Our impacts on the planet, including its climate, have been colossal so if we don’t want to see the end of life on Earth as we know it, we’ll need to do something. Doing something means either reducing those impacts considerably or else trying to remedy their effects, such as through large-scale geoengineering projects.
That also applies to the climate. Unless we do something and fast, the effects of climate change are set to spiral out of control, wreaking havoc with the planet’s environment from pole to pole and everywhere in between.
To stop that happening, a team of scientists at Harvard University in the United States has an idea: they suggest deploying a fleet of specially designed new aircraft to spray sulfate particles into the lower stratosphere with the aim of helping cool down our feverish planet.
It may sound like a scheme by a mad scientist in a James Bond movie, or a futile effort at best, yet the scientists believe it could work. Called the Stratospheric Controlled Perturbation Experiment (SCoPEx), the solar geoengineering project is based on a simple idea: if we can increase Earth’s ability to reflect solar radiation back into space, we can keep us cooler at ground level.
To do that, though, we would need to vast amounts of aerosols into the stratosphere at nearly 20km above the surface. That would be quite an undertaking.
The scientists envision a fleet of up to 100 specially designed jets, which would need to complete more than 60,000 missions over 15 years in order to pull it off. The project could cost around $3.5 billion to get it off the ground with an extra $2.25 billion spent on it in each subsequent year. Billionaire investor Bill Gates has thrown his support behind the idea, as have the Hewlett Foundation, the Alfred P. Sloan Foundation, and several other institutions and individuals so funding might be on the way.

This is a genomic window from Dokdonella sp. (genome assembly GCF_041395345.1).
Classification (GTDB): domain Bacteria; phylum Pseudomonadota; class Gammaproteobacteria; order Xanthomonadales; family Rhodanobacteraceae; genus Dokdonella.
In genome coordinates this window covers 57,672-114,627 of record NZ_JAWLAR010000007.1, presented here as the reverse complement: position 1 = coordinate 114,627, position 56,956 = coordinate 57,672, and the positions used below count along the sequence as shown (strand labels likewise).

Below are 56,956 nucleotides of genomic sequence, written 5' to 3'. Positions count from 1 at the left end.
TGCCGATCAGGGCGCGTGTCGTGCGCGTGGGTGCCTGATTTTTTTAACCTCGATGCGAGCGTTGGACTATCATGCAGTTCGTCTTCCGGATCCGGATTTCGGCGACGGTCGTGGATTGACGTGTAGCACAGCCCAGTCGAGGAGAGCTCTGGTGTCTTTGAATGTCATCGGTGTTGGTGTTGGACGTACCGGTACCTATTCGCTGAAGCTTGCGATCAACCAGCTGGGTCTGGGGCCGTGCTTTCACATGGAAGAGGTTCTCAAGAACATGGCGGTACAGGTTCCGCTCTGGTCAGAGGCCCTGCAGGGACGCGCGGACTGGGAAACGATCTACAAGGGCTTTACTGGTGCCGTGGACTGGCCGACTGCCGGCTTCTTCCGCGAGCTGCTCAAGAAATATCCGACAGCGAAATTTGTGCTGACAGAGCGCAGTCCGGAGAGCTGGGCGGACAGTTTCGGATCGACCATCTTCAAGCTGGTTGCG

“SCoPEx builds on four decades of research on the environmental chemistry of the ozone layer,” the scientists explain. “SCoPEx will use or adapt many of the high-performance sensors and flight-system engineering experience developed for this ozone research. Analyzing these experiments will improve our knowledge beyond what is currently available within computer models or is measurable with confidence under laboratory conditions.”
That said, releasing large amounts of aerosols into the atmosphere to cool the planet is a tall order for us. Yet nature has done just that repeatedly. It did so in 1815, for instance, when the Mount Tambora volcano erupted in what is now Indonesia in the spring of that year. The volcano spewed vast amounts of volcanic ash and droplets of sulfuric acid into the atmosphere.
The ash and droplets came to act as a screen that shielded the surface from many of the sun’s rays. Global temperatures dropped as a result and 1816 came to be known the “Year Without a Summer.”
Questions remain, though, about the feasibility of pulling off such an ambitious undertaking successfully. We should also be concerned about the possible unintended consequences. Numerous species of plants and animals could be adversely affected by a serious reduction in sunrays over many years, which could speed up already alarming extinction rates.
Reducing our greenhouse gas emissions significantly is still our best bet. Yet failing that we’ll have to try other last-ditch efforts. “[A]s the effects of climate change worsen, solar geoengineering may be looked to as a tool to mitigate these effects,” argues Louise Bedsworth, who chairs Harvard’s Advisory Committee for the SCoPEx Project.
“I believe responsible, accessible, and transparent research is needed to understand the technical, political, and societal implications of solar geoengineering and to support informed decisions around deployment if such decisions become necessary.”
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